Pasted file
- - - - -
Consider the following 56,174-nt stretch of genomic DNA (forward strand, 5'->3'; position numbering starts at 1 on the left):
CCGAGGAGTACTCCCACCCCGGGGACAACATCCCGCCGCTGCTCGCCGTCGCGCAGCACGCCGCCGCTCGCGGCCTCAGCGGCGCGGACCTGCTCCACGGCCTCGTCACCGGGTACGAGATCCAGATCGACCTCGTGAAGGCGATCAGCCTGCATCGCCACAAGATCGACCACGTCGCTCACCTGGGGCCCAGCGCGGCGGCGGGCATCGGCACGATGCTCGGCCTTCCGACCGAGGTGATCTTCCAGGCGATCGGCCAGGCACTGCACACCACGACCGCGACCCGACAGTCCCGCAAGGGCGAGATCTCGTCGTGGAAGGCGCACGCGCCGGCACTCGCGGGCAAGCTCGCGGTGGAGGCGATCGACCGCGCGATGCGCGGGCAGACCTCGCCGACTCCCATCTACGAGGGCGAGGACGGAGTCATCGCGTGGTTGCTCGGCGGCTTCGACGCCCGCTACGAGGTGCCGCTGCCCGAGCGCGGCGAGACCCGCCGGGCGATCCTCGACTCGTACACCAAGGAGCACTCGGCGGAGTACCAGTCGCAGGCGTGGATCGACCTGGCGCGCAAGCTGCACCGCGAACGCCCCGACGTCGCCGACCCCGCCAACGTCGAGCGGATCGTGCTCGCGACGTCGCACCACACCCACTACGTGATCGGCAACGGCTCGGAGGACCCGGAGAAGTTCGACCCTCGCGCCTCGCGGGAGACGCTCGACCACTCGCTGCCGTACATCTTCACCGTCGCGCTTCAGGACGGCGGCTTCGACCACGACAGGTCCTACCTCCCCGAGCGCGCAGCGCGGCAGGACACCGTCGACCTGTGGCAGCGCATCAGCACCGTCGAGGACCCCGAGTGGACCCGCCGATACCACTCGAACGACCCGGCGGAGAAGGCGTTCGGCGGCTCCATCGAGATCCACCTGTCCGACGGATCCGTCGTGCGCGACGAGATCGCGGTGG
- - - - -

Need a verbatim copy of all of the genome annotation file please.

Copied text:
Consider the following 56,174-nt stretch of genomic DNA (forward strand, 5'->3'; position numbering starts at 1 on the left):
CCGAGGAGTACTCCCACCCCGGGGACAACATCCCGCCGCTGCTCGCCGTCGCGCAGCACGCCGCCGCTCGCGGCCTCAGCGGCGCGGACCTGCTCCACGGCCTCGTCACCGGGTACGAGATCCAGATCGACCTCGTGAAGGCGATCAGCCTGCATCGCCACAAGATCGACCACGTCGCTCACCTGGGGCCCAGCGCGGCGGCGGGCATCGGCACGATGCTCGGCCTTCCGACCGAGGTGATCTTCCAGGCGATCGGCCAGGCACTGCACACCACGACCGCGACCCGACAGTCCCGCAAGGGCGAGATCTCGTCGTGGAAGGCGCACGCGCCGGCACTCGCGGGCAAGCTCGCGGTGGAGGCGATCGACCGCGCGATGCGCGGGCAGACCTCGCCGACTCCCATCTACGAGGGCGAGGACGGAGTCATCGCGTGGTTGCTCGGCGGCTTCGACGCCCGCTACGAGGTGCCGCTGCCCGAGCGCGGCGAGACCCGCCGGGCGATCCTCGACTCGTACACCAAGGAGCACTCGGCGGAGTACCAGTCGCAGGCGTGGATCGACCTGGCGCGCAAGCTGCACCGCGAACGCCCCGACGTCGCCGACCCCGCCAACGTCGAGCGGATCGTGCTCGCGACGTCGCACCACACCCACTACGTGATCGGCAACGGCTCGGAGGACCCGGAGAAGTTCGACCCTCGCGCCTCGCGGGAGACGCTCGACCACTCGCTGCCGTACATCTTCACCGTCGCGCTTCAGGACGGCGGCTTCGACCACGACAGGTCCTACCTCCCCGAGCGCGCAGCGCGGCAGGACACCGTCGACCTGTGGCAGCGCATCAGCACCGTCGAGGACCCCGAGTGGACCCGCCGATACCACTCGAACGACCCGGCGGAGAAGGCGTTCGGCGGCTCCATCGAGATCCACCTGTCCGACGGATCCGTCGTGCGCGACGAGATCGCGGTGG